Sri Lanka has a total of 12,290 km of national highways, 1561 km of rail tracks, two international airports and four seaports. As part of the efforts to boost the local economy and quality of life, the cultivation of an effective, reliable and cost-efficient transport system has been a priority for successive governments, albeit with varying degrees of success. Improvement plans in the pipeline include light rail transit (LRT) and bus rapid transit (BRT) systems in Colombo; the new transport system and port within Port City Colombo; the expansion of the Port of Colombo through the East Container Terminal (ECT); and the update of road, railway, and improved airport infrastructure and technology.

Sri Lanka is encouraging public-private partnerships (PPPs) in infrastructure development and created a new government body focused on facilitating more private sector involvement in public projects. In terms of foreign direct investment (FDI), Sri Lanka is trying to counterbalance its reliance on its principle investors in infrastructure projects by focusing on partnerships with other countries in the region.

Structure & Oversight

The main regulatory institution for the transport sector is the Ministry of Transport and Civil Aviation. A number of state institutions operate under the ministry with the purpose of regulating and administering the transport sector. These include the Sri Lanka Railways, the Sri Lanka Transport Board (SLTB), the National Transport Commission, the Civial Aviation Authority, the Department of Motor Traffic and the provincial transport authorities.

According to the World Bank, Sri Lanka has South Asia’s highest road density, with more than 173.9 km of roads per 100 sq km of land as of 2016. At the end of 2017 Sri Lanka had 12,210 km of class-A and class-B roads and 169 km of expressways. While the main roads are in good condition, the network has trouble dealing with congestion. This is especially true in Colombo, due to a high number of single-lane roads. The railway network, on the other hand, only handles a small fraction of the country’s transport requirements: it is slow and has limited capacity for transporting goods.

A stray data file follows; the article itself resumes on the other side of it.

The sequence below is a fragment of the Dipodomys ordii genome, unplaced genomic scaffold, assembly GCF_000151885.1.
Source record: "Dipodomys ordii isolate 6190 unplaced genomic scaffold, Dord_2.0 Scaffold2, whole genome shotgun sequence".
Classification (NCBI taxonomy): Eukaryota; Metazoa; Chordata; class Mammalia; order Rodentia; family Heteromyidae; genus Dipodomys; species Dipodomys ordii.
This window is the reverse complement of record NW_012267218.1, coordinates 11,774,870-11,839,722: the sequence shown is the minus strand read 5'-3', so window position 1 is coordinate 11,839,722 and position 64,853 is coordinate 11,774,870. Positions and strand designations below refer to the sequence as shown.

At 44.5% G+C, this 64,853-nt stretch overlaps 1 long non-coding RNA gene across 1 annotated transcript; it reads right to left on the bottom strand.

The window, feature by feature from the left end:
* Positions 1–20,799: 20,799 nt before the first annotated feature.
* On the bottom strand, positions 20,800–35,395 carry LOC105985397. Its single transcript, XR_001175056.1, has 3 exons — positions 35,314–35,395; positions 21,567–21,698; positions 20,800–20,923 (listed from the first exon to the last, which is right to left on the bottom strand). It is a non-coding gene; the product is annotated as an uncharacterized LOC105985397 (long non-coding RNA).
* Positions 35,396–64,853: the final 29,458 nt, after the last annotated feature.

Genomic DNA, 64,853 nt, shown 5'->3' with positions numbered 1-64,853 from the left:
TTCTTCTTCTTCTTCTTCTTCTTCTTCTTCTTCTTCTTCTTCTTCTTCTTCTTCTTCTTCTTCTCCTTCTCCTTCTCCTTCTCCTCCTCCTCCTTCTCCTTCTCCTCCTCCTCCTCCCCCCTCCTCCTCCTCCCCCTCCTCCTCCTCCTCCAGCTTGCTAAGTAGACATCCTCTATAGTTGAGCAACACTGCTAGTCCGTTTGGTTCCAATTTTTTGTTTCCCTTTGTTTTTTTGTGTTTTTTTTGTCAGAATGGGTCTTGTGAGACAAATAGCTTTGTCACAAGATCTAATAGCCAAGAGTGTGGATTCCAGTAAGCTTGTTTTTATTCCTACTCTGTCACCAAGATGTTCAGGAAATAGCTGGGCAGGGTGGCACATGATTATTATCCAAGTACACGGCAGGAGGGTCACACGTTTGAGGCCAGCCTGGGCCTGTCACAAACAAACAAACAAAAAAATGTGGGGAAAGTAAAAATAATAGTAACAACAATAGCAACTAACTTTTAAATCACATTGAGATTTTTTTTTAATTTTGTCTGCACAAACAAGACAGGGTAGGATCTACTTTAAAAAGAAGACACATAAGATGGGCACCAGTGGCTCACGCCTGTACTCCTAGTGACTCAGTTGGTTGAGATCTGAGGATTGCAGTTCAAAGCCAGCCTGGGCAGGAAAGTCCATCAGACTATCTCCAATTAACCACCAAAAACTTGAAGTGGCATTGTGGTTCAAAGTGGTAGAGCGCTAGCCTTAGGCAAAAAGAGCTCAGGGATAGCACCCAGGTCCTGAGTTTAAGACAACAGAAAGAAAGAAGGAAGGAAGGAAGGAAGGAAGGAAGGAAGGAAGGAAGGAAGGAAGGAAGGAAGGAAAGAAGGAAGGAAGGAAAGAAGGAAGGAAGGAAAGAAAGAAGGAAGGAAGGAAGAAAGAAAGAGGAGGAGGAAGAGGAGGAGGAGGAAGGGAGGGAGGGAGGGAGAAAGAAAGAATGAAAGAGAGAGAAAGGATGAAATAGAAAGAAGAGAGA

There are two international airports: Bandaranaike International Airport and Mattala Rajapaksa International Airport in Hambantota.

Infrastructure Development

Poor infrastructure has been identified as one of the main causes of unemployment and sluggish economic growth in Sri Lanka. Rapid urbanisation of the Colombo metropolitan region, traffic congestion and poor connectivity continue to weigh on productivity and public services.

In 2016 Sri Lanka’s spending on infrastructure equalled 4.6% of GDP, but the country continues to retain a large infrastructure deficit. Infrastructure financing has typically been dominated by public funding and supported by loans from development partners such as China and Japan, as well as multilateral development banks and financing institutions. Moving forward, the government is increasingly focused on PPPs, especially following the 2017 creation of a PPP Unit in the Ministry of Finance. Infrastructure development plans include the expansion of the land transport sector, the development of Port City Colombo and the ongoing expansion of the Port of Colombo.

Transport Strategies

In 2017 there were 7.3m registered vehicles in Sri Lanka, with traffic congestion impacting productivity as public transport remains fairly unpopular. Buses are typically slow, uncomfortable and unpredictable, while taxis and motorised tricycles are prone to accidents and are often unavailable at peak times. A large number of cars with low occupancy are in circulation, which results in both heavy traffic jams and an increase in pollution levels. Therefore, it is increasingly essential for the country to develop solutions that encourage people to choose public transport, such as the Colombo LRT (see analysis).

Public and private bus transport services also require improvement. The SLTB has 6300 buses in operational condition, of which 2467 are older than 10 years and prone to breakdowns. In order to fulfil timetable obligations, the country needs 7257 functioning buses. The network itself also requires restructuring through a BRT system that will implement priority bus lanes in order to help decongest Colombo. The government has pledged to buy 50 electric buses for the BRT system so as to reduce air pollution, although the timeline for the full rollout of the BRT is unclear.